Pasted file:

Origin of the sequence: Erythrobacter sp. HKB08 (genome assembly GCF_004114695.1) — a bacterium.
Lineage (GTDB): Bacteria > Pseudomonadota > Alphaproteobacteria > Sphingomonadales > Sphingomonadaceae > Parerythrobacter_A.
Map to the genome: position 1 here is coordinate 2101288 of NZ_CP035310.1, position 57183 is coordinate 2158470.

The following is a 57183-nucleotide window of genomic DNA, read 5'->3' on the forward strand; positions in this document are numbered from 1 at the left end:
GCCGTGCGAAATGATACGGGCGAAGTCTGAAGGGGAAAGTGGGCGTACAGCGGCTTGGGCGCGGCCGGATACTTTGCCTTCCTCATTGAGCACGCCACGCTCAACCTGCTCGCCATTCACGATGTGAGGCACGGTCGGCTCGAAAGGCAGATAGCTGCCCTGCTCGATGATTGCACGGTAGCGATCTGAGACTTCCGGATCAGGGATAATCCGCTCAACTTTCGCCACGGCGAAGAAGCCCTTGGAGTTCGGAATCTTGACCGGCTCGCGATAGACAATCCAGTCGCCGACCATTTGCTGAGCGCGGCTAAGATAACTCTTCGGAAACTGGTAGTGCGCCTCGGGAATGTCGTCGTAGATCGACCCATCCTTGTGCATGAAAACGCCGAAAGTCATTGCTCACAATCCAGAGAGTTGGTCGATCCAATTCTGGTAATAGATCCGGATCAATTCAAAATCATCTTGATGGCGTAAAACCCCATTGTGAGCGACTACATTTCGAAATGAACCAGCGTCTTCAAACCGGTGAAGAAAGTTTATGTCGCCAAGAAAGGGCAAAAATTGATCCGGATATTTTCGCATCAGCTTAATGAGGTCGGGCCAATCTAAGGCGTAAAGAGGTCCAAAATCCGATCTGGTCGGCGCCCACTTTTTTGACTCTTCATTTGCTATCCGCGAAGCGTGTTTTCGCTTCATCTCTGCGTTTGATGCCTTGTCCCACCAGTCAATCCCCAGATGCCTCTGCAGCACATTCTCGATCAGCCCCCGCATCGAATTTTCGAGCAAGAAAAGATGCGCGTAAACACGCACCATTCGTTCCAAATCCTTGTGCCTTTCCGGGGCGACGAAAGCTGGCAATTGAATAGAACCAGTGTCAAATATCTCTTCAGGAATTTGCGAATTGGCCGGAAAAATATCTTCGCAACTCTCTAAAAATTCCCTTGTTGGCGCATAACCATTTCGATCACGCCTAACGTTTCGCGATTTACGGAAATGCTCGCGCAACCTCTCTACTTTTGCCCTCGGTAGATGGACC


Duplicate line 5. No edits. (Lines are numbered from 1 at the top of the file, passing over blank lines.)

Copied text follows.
GCCGTGCGAAATGATACGGGCGAAGTCTGAAGGGGAAAGTGGGCGTACAGCGGCTTGGGCGCGGCCGGATACTTTGCCTTCCTCATTGAGCACGCCACGCTCAACCTGCTCGCCATTCACGATGTGAGGCACGGTCGGCTCGAAAGGCAGATAGCTGCCCTGCTCGATGATTGCACGGTAGCGATCTGAGACTTCCGGATCAGGGATAATCCGCTCAACTTTCGCCACGGCGAAGAAGCCCTTGGAGTTCGGAATCTTGACCGGCTCGCGATAGACAATCCAGTCGCCGACCATTTGCTGAGCGCGGCTAAGATAACTCTTCGGAAACTGGTAGTGCGCCTCGGGAATGTCGTCGTAGATCGACCCATCCTTGTGCATGAAAACGCCGAAAGTCATTGCTCACAATCCAGAGAGTTGGTCGATCCAATTCTGGTAATAGATCCGGATCAATTCAAAATCATCTTGATGGCGTAAAACCCCATTGTGAGCGACTACATTTCGAAATGAACCAGCGTCTTCAAACCGGTGAAGAAAGTTTATGTCGCCAAGAAAGGGCAAAAATTGATCCGGATATTTTCGCATCAGCTTAATGAGGTCGGGCCAATCTAAGGCGTAAAGAGGTCCAAAATCCGATCTGGTCGGCGCCCACTTTTTTGACTCTTCATTTGCTATCCGCGAAGCGTGTTTTCGCTTCATCTCTGCGTTTGATGCCTTGTCCCACCAGTCAATCCCCAGATGCCTCTGCAGCACATTCTCGATCAGCCCCCGCATCGAATTTTCGAGCAAGAAAAGATGCGCGTAAACACGCACCATTCGTTCCAAATCCTTGTGCCTTTCCGGGGCGACGAAAGCTGGCAATTGAATAGAACCAGTGTCAAATATCTCTTCAGGAATTTGCGAATTGGCCGGAAAAATATCTTCGCAACTCTCTAAAAATTCCCTTGTTGGCGCATAACCATTTCGATCACGCCTAACGTTTCGCGATTTACGGAAATGCTCGCGCAACCTCTCTACTTTTGCCCTCGGTAGATGGACC